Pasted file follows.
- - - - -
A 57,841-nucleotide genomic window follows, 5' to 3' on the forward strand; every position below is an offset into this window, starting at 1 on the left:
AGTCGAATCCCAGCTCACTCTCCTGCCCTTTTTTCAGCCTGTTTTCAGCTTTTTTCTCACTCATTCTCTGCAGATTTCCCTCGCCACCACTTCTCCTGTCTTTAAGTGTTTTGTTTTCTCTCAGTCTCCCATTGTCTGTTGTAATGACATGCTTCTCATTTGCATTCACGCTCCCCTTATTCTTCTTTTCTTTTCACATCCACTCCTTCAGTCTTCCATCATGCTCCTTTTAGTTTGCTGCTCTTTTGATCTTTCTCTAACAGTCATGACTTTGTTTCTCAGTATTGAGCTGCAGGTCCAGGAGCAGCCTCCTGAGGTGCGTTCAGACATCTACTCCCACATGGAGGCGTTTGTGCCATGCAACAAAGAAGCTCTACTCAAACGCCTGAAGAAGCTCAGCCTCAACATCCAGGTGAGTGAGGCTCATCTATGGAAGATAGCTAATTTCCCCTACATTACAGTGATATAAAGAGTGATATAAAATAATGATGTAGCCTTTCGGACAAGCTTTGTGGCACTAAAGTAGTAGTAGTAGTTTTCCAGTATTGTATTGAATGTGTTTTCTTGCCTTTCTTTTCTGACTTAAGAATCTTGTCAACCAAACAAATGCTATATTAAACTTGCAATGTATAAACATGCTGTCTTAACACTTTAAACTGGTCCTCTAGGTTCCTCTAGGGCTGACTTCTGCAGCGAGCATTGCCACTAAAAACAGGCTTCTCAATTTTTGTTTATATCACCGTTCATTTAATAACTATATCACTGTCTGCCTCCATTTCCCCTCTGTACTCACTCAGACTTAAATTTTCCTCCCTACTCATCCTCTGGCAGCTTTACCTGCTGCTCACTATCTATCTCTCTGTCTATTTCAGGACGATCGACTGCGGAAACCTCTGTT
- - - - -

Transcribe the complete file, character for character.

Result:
A 57,841-nucleotide genomic window follows, 5' to 3' on the forward strand; every position below is an offset into this window, starting at 1 on the left:
AGTCGAATCCCAGCTCACTCTCCTGCCCTTTTTTCAGCCTGTTTTCAGCTTTTTTCTCACTCATTCTCTGCAGATTTCCCTCGCCACCACTTCTCCTGTCTTTAAGTGTTTTGTTTTCTCTCAGTCTCCCATTGTCTGTTGTAATGACATGCTTCTCATTTGCATTCACGCTCCCCTTATTCTTCTTTTCTTTTCACATCCACTCCTTCAGTCTTCCATCATGCTCCTTTTAGTTTGCTGCTCTTTTGATCTTTCTCTAACAGTCATGACTTTGTTTCTCAGTATTGAGCTGCAGGTCCAGGAGCAGCCTCCTGAGGTGCGTTCAGACATCTACTCCCACATGGAGGCGTTTGTGCCATGCAACAAAGAAGCTCTACTCAAACGCCTGAAGAAGCTCAGCCTCAACATCCAGGTGAGTGAGGCTCATCTATGGAAGATAGCTAATTTCCCCTACATTACAGTGATATAAAGAGTGATATAAAATAATGATGTAGCCTTTCGGACAAGCTTTGTGGCACTAAAGTAGTAGTAGTAGTTTTCCAGTATTGTATTGAATGTGTTTTCTTGCCTTTCTTTTCTGACTTAAGAATCTTGTCAACCAAACAAATGCTATATTAAACTTGCAATGTATAAACATGCTGTCTTAACACTTTAAACTGGTCCTCTAGGTTCCTCTAGGGCTGACTTCTGCAGCGAGCATTGCCACTAAAAACAGGCTTCTCAATTTTTGTTTATATCACCGTTCATTTAATAACTATATCACTGTCTGCCTCCATTTCCCCTCTGTACTCACTCAGACTTAAATTTTCCTCCCTACTCATCCTCTGGCAGCTTTACCTGCTGCTCACTATCTATCTCTCTGTCTATTTCAGGACGATCGACTGCGGAAACCTCTGTT